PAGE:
- Nocturns• The convoluted history of this nighttime prayer
Catholic Encyclopedia. Kevin Knight. 2006.
- NocturnsNocturns† Catholic_Encyclopedia ► Nocturns(Nocturni or Nocturna).A very old term applied to night Offices. Tertullian speaks of nocturnal gatherings (Ad. Uxor., II, iv); St. Cyprian, of the nocturnal hours, "nulla sint horis nocturnis precum damna, nulla orationum pigra et ignava dispendia" (De orat., xxix). In the life of Melania the Younger is found the expression "nocturnæ horæ", "nocturna tempora" (Anal. Bolland., VIII, 1889, pp. 49 sq.). In these passages the term signifies night prayer in general and seems synonymous with the word vigiliæ. It is not accurate, then, to assume that the present division of Matins into three Nocturns represents three distinct Offices recited during the night in the early ages of the Church. Durandus of Mende (Rationale, III, n. 17) and others who follow him assert that the early Christians rose thrice in the night to pray; hence the present division into three Nocturns (cf. Beleth, Rupert, and other authors cited in the bibliography). Some early Christian writers speak of three vigils in the night, as Methodius or St. Jerome (Methodius, "Symposion", V, ii, in P. G., XVIII, 100); but the first was evening prayer, or prayer at nightfall, corresponding practically to our Vespers of Complines; the second, midnight prayer, specifically called Vigil; the third, a prayer at dawn, corresponding to the Office of Lauds. As a matter of fact the Office of the Vigils, and consequently of the Nocturns, was a single Office, recited without interruption at midnight. All the old texts alluding to this Office (see MATINS, VIGIL) testify to this. Moreover, it does not seem practical to assume that anyone, considering the length of the Office in those days, could have risen to pray at three different times during the night, besides joining in the two Offices of eventide and dawn.It was during the second period, probably in the fourth century, that to break the monotony of this long night prayer the custom of dividing it into three parts was introduced. Cassian in speaking of the solemn Vigils mentions three divisions of this Office (De cœ;nob. instit., III, viii, in P. L., XLIX, 144). We have here, we think, the origin of the Nocturns; or at least it is the earliest mention of them we possess. In the "Peregrinatio ad loca sancta", the Office of the Vigils, either for week-days or for Sundays, is an uninterrupted one, and shows no evidence of any division (cf. Cabrol, "Etude sur La Peregrinatio Sylviæ", Paris, 1895, pp. 37 and 53). A little later St. Benedict speaks with greater detail of this division of the Vigils into two Nocturns for ordinary days, and three for Sundays and feast-days with six psalms and lessons for the first two Nocturns, three canticles and lessons for the third; this is exactly the structure of the Nocturns in the Benedictine Office to-day, and practically in the Roman Office (Regula, ix, x, xi). The very expression "Nocturn", to signify the night Office, is used by him twice (xv, xvi). He also uses the term Nocturna laus in speaking of the Office of the Vigils. The proof which E. Warren tries to draw from the "Antiphonary of Bangor" to show that in the Celtic Church, according to a custom older than the Benedictino-Roman practice, there were three separate Nocturns of Vigils, is based on a confusion of the three Offices, "Initium noctis", "Nocturna", and "Matutina", which are not the three Nocturns, but the Office of Eventide, of the Vigil, and of Lauds (cf. The Tablet, 16 Dec., 1893, p. 972; and Bäumer-Biron, infra, I, 263, 264).The division of the Vigils into two or three Nocturns in the Roman Church dates back at least to the fifth century. We may conjecture that St. Benedict, who, in the composition of the monastic cursus, follows the arrangement of the Roman Office so closely, must have been inspired equally by the Roman customs in the composition of his Office. Whatever doubt there may be as to priority, it is certain that the Roman system bears a strong analogy to that of the Nocturns in the Benedictine Office even at the present time, and the differences subsisting are almost entirely the result of transformations or additions, which the Roman Office has been subjected to in the course of time. On Sundays and feast-days there are three Nocturns, as in the Benedictine Office. Each Nocturn comprises three psalms, and the first Nocturn of Sunday has three groups of four psalms each. The ferial days have only one Nocturn consisting of twelve psalms; each Nocturn has, as usual, three lessons. For the variations which have occurred in the course of time in the composition of the Nocturns, and for the different usages see MATINS. These different usages are recorded by Dom Marténe. For the terms, "Nocturnales Libri", "Nocturnæ", see Du Cange, "Glossarium infimæ latinitatis", s. vv.See MATINS; VIGIL; CASSIAN, De cœ;nob. instit. II, x; BELETH, Rationale, xx; Liber Diurnus, P. L., CV, 71; DURANDUS OF MENDE, Rationale, III, n. 7; RUPERT, De div. oficiis, I, x; MARTÉNE, De antiquis Monach. rit., IV, 4 sq.; ZACCARIA, Onomasticon, 50, 51; BÄUMER-BIRON, Histoire du Bréviare, I (Paris, 1905), 74 sq., 78, 99, 263, 358-361, etc.F. CARROLTranscribed by WGKofron With thanks to St. Mary's Church, Akron, Ohio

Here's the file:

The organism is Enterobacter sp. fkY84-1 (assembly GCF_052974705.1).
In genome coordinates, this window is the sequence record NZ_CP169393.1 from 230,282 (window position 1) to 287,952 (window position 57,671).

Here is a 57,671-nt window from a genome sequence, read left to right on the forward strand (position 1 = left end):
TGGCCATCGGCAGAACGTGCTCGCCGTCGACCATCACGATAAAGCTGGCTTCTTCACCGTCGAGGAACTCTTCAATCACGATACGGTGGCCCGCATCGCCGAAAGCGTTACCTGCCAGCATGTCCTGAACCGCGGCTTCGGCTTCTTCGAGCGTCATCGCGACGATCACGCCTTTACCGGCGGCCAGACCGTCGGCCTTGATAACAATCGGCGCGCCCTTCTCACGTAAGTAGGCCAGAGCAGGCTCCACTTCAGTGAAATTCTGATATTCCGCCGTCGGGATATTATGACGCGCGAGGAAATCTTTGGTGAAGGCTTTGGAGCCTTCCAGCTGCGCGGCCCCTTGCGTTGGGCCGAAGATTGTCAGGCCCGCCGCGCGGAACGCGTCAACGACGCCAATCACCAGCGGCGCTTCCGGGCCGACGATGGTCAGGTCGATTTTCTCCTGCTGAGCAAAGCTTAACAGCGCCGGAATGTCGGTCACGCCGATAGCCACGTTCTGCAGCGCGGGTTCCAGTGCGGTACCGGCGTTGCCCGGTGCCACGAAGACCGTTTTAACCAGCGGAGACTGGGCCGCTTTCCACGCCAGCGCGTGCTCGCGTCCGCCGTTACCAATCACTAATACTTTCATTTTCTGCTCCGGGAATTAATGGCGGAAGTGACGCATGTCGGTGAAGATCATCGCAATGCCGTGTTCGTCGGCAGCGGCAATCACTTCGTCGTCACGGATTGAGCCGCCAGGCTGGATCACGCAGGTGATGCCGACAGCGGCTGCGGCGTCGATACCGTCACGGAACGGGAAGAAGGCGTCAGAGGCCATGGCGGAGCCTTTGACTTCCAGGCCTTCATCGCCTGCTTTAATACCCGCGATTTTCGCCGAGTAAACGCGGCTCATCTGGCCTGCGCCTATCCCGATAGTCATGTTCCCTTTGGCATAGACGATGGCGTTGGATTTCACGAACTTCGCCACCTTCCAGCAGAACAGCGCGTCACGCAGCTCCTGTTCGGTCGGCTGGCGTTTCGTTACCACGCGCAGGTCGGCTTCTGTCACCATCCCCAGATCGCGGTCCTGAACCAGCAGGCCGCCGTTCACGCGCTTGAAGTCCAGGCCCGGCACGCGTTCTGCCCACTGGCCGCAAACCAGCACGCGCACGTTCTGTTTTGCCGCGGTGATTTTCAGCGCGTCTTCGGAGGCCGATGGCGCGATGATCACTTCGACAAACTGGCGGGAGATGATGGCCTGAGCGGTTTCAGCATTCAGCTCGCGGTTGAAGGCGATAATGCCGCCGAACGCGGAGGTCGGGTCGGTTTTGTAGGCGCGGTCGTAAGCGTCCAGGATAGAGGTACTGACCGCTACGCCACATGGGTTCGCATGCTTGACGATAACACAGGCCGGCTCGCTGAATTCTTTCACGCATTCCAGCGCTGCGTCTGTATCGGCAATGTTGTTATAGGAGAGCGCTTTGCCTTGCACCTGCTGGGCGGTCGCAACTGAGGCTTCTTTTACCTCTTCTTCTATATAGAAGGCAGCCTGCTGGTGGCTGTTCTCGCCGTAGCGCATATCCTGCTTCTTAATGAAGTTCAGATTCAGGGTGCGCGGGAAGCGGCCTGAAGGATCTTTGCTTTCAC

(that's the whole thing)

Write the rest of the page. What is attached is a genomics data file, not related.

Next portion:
The Catholic Encyclopedia, Volume VIII. — New York: Robert Appleton Company. Nihil Obstat. 1910.